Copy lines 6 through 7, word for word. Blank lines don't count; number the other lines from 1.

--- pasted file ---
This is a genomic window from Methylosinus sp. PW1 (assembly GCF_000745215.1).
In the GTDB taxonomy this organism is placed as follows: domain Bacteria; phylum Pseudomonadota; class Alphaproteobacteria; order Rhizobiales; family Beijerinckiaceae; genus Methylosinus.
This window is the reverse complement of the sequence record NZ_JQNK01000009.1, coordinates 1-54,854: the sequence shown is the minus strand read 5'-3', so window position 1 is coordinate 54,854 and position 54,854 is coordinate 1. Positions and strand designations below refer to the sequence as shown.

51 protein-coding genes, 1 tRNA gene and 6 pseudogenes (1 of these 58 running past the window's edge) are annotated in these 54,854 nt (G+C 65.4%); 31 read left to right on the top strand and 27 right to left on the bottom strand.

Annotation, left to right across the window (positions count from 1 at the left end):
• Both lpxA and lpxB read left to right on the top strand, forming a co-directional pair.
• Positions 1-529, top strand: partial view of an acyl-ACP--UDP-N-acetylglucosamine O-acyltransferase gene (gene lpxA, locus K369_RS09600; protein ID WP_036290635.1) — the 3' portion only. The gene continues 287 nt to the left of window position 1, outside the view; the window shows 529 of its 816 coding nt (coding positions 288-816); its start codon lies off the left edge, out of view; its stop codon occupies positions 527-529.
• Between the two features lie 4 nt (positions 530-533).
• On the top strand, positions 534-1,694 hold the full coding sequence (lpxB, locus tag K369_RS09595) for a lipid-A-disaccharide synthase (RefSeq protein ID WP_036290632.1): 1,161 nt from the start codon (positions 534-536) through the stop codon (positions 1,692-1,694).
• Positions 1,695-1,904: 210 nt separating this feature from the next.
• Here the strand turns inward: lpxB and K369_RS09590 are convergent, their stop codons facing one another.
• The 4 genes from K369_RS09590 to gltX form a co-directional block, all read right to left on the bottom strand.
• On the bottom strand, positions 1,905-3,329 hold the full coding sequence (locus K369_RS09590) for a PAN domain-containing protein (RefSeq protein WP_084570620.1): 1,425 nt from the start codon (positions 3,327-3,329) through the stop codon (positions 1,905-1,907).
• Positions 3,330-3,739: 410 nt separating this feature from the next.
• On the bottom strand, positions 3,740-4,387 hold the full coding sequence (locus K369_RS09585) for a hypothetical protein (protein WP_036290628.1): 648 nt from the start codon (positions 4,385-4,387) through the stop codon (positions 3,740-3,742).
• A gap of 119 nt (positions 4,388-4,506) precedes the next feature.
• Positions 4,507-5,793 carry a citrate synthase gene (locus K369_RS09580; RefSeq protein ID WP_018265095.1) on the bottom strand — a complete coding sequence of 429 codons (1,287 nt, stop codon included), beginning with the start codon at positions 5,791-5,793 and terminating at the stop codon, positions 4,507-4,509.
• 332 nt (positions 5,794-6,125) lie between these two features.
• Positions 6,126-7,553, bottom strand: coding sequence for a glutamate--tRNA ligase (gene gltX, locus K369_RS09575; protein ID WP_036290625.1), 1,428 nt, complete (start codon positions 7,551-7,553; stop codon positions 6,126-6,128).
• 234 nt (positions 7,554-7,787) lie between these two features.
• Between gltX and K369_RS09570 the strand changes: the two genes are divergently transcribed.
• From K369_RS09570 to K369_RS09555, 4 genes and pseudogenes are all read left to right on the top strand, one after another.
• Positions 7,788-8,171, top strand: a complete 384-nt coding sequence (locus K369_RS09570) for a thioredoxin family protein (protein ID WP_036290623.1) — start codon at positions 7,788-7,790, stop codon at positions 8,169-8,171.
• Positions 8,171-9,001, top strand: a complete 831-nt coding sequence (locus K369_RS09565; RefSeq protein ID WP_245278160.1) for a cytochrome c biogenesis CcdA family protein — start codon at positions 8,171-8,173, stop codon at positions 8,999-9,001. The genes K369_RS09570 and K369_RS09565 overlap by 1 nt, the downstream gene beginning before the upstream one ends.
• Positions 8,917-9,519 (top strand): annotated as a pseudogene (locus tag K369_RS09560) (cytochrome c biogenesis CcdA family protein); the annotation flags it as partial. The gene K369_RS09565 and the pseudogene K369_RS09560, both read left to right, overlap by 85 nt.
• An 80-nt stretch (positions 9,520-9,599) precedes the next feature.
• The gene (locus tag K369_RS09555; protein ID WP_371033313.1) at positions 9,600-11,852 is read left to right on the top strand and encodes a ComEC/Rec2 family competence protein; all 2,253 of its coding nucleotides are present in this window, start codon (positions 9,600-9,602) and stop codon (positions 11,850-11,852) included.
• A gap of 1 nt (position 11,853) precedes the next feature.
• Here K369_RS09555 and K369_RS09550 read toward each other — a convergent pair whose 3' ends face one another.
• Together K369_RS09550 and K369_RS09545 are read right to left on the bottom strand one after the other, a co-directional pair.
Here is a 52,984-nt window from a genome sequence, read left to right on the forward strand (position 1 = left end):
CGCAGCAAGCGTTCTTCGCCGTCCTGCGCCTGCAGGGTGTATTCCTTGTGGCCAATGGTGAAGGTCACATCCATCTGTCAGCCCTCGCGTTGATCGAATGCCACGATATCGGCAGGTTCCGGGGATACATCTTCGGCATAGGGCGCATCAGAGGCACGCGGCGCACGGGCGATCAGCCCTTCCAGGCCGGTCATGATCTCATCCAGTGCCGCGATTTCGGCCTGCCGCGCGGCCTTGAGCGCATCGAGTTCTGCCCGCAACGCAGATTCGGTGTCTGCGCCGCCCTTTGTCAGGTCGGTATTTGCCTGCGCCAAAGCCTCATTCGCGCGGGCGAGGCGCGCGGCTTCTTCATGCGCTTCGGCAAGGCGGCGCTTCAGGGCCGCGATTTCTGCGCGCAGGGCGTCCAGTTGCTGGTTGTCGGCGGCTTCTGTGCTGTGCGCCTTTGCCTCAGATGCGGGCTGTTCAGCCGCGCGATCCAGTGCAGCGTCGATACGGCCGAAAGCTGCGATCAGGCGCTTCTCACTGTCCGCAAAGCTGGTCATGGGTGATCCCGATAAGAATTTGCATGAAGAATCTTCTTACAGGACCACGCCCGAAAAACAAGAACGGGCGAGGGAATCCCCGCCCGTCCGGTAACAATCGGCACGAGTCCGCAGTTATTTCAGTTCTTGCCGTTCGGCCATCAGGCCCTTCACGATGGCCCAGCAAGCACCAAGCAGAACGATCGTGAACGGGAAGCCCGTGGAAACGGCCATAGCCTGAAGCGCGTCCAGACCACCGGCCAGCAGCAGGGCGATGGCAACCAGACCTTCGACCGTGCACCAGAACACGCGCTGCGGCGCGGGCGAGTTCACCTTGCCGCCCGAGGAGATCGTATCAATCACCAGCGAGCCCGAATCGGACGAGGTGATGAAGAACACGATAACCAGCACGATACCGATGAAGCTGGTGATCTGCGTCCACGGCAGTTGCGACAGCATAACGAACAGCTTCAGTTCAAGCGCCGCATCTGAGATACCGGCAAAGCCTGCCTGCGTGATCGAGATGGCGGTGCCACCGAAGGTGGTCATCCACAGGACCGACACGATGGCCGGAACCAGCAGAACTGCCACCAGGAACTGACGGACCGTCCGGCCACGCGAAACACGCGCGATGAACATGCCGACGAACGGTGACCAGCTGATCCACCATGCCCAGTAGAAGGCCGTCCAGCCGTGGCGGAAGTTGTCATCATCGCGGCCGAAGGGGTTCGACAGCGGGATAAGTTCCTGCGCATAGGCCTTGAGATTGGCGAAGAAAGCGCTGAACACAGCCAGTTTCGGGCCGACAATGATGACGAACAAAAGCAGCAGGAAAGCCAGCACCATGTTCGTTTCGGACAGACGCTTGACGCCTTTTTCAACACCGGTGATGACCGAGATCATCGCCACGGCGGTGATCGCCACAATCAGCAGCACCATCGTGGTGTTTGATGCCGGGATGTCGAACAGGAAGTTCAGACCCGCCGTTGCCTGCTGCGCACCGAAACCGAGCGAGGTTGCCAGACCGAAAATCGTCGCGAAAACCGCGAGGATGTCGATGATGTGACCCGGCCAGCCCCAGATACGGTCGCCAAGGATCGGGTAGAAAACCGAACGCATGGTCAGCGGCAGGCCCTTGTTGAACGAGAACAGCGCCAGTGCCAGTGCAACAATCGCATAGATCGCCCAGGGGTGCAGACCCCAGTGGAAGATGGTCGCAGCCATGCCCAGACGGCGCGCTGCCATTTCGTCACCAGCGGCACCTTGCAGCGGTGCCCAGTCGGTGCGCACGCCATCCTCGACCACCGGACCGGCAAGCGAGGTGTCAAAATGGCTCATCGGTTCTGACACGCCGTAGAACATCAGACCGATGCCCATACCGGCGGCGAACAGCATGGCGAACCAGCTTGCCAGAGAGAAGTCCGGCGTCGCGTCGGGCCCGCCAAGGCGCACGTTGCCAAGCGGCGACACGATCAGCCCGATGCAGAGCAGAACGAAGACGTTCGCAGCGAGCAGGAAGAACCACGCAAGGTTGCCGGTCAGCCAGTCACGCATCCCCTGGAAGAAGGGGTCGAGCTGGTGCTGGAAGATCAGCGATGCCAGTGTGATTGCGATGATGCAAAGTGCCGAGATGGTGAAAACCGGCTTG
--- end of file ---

• Both lpxA and lpxB read left to right on the top strand, forming a co-directional pair.
• Positions 1-529, top strand: partial view of an acyl-ACP--UDP-N-acetylglucosamine O-acyltransferase gene (gene lpxA, locus K369_RS09600; protein ID WP_036290635.1) — the 3' portion only. The gene continues 287 nt to the left of window position 1, outside the view; the window shows 529 of its 816 coding nt (coding positions 288-816); its start codon lies off the left edge, out of view; its stop codon occupies positions 527-529.